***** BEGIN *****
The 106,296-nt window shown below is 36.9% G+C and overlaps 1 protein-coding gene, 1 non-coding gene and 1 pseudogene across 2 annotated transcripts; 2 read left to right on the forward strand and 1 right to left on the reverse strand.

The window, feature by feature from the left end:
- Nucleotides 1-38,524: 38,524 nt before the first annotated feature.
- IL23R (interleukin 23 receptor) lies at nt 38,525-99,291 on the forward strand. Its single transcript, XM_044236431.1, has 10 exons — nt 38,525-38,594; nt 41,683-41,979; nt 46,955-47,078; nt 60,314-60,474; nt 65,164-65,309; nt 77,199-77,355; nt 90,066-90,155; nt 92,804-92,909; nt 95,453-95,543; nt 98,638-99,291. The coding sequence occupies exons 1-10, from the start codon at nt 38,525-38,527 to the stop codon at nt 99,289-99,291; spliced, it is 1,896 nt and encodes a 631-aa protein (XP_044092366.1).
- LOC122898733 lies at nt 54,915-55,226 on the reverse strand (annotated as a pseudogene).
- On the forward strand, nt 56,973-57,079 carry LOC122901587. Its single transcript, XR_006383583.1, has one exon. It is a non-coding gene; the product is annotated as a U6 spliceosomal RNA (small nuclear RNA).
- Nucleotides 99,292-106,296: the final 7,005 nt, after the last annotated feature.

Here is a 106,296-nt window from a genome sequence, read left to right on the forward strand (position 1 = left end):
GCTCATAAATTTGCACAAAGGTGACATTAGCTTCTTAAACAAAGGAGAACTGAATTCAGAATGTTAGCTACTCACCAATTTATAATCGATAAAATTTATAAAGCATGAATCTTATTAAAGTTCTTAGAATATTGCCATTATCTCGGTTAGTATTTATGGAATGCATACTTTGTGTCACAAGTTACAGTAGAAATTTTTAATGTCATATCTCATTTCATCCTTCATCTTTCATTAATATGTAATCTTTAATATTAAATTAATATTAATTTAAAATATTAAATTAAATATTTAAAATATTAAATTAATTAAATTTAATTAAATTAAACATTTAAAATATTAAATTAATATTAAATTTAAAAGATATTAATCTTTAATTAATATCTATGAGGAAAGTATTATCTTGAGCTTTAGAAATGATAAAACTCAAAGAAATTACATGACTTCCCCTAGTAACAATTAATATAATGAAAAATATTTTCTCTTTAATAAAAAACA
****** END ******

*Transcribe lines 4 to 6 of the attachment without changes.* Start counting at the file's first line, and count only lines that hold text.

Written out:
- IL23R (interleukin 23 receptor) lies at nt 38,525-99,291 on the forward strand. Its single transcript, XM_044236431.1, has 10 exons — nt 38,525-38,594; nt 41,683-41,979; nt 46,955-47,078; nt 60,314-60,474; nt 65,164-65,309; nt 77,199-77,355; nt 90,066-90,155; nt 92,804-92,909; nt 95,453-95,543; nt 98,638-99,291. The coding sequence occupies exons 1-10, from the start codon at nt 38,525-38,527 to the stop codon at nt 99,289-99,291; spliced, it is 1,896 nt and encodes a 631-aa protein (XP_044092366.1).
- LOC122898733 lies at nt 54,915-55,226 on the reverse strand (annotated as a pseudogene).
- On the forward strand, nt 56,973-57,079 carry LOC122901587. Its single transcript, XR_006383583.1, has one exon. It is a non-coding gene; the product is annotated as a U6 spliceosomal RNA (small nuclear RNA).